Tarsila Do Amaral: Cannibalizing Modernism
'In this lavishly illustrated, multivoiced and comprehensive catalog, some dozen curators, critics and writers insistently create more space between the work of this singular and singularly Brazilian artist and the European influences she absorbed in Paris in the early 1920s.' - New York Times
A comprehensive and beautifully produced book on the Brazilian artist Tarsila do Amaral
Featuring a tip-on cover images and paper changes throughout, Cannibalizing Modernism is the first comprehensive English-language catalog on the Brazilian painter Tarsila do Amaral (1886-1973), a key figure in Latin American modernism.
After studying with Fernand Léger and André Lhote in Paris, Tarsila--as she is widely known in Brazil--cannibalized modern European references to create a unique style, with the use of caipira (rural Brazilian) colors and representations of local characters and scenes. Much of her work was made in dialogue with two leading modernist thinkers of her time, Mário de Andrade and Oswald de Andrade. Her work also parallels the development of Oswald de Andrade's antropofagia, a key concept in 20th-century Latin American thought, through which intellectuals of the tropics would cannibalize European cultural references, while also bringing indigenous, Afro-Atlantic and local elements into their work.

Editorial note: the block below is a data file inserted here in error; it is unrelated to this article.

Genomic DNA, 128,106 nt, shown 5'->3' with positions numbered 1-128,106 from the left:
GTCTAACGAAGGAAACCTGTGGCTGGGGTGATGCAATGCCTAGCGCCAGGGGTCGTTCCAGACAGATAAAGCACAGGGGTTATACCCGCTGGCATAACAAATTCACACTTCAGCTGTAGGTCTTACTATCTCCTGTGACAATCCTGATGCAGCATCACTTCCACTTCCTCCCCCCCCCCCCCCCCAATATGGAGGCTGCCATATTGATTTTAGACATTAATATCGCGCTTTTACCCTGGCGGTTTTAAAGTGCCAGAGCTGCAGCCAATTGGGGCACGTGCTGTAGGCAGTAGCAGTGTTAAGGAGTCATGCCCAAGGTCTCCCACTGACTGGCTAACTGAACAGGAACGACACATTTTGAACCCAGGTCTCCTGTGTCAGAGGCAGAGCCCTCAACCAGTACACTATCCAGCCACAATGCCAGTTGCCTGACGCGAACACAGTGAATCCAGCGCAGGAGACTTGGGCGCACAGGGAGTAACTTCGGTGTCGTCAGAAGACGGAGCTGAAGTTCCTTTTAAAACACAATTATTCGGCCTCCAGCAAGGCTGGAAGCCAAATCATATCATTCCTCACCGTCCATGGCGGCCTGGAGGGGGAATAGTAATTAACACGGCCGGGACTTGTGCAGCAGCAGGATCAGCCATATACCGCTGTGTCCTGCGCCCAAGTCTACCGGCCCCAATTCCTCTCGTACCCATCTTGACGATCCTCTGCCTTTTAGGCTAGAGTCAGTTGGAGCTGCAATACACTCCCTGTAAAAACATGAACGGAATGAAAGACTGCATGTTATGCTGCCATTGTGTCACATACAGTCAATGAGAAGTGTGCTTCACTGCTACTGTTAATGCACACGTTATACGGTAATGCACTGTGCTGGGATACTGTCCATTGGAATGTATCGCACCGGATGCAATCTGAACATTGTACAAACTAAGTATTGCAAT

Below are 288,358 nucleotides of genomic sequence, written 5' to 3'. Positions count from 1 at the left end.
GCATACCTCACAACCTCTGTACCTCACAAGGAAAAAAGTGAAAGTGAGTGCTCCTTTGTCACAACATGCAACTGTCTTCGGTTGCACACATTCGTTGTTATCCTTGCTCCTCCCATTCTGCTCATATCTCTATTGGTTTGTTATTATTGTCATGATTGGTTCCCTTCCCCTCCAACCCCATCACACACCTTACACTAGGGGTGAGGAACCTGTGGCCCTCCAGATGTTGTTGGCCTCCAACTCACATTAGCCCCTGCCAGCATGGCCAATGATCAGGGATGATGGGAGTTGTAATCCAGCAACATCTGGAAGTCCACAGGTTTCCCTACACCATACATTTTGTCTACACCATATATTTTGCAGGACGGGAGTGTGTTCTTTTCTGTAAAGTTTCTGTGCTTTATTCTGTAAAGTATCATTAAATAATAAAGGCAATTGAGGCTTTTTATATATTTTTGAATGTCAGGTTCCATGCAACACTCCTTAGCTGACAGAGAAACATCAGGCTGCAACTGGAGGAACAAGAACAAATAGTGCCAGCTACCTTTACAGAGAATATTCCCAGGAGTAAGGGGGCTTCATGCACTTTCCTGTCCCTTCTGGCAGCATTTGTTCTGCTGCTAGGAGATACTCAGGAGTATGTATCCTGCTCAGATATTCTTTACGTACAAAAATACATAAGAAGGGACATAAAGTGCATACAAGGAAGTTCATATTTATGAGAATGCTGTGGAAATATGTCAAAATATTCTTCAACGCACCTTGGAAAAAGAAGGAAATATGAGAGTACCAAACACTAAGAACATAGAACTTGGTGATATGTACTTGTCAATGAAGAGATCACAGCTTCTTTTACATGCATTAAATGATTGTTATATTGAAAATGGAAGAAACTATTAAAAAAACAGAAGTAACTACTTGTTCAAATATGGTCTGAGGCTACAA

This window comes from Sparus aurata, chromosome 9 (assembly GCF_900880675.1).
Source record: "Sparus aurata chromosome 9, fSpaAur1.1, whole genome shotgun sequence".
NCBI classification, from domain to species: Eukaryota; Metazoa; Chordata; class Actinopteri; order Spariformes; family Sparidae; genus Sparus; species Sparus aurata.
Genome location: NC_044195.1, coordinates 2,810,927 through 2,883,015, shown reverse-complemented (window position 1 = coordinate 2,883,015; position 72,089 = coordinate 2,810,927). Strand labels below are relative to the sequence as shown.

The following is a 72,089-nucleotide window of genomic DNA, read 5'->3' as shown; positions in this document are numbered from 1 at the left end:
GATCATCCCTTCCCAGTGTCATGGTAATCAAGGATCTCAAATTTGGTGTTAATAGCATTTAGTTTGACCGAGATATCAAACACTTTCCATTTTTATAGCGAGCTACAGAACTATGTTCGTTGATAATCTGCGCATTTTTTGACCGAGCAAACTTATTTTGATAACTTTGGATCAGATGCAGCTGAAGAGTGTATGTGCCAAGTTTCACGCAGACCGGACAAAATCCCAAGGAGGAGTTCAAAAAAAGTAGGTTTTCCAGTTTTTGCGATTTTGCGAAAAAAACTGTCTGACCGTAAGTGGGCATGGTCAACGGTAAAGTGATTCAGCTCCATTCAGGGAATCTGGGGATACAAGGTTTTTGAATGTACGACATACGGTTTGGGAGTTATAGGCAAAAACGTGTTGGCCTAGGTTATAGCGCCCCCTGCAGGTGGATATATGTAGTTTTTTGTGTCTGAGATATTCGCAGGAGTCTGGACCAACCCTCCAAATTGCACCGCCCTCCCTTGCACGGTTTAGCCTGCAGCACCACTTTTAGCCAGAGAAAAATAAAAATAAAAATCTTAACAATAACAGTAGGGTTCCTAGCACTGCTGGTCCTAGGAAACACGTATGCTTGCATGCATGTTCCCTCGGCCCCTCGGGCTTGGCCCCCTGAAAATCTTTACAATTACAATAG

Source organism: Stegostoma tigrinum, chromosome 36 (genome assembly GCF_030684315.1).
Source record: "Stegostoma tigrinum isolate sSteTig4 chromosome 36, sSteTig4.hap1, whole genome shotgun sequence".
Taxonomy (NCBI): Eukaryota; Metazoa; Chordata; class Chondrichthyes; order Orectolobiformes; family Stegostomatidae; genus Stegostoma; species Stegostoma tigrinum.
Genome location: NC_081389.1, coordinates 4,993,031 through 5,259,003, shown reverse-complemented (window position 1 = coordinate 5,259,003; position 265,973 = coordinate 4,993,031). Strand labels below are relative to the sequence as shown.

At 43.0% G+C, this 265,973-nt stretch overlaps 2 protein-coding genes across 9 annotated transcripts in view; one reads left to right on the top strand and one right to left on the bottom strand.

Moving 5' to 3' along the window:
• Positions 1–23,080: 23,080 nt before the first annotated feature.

Cannibalizing Modernism reproduces 233 paintings alongside documents and photographs.
One of the New York Times top Art Books of 2019.
- Author: Adriano Pedrosa
- Hardcover: 360 pages
- Date published: December 2019
- Language: English
- ISBN: 978-8531000706
- Product Dimensions: 28.2 x 21.3 cm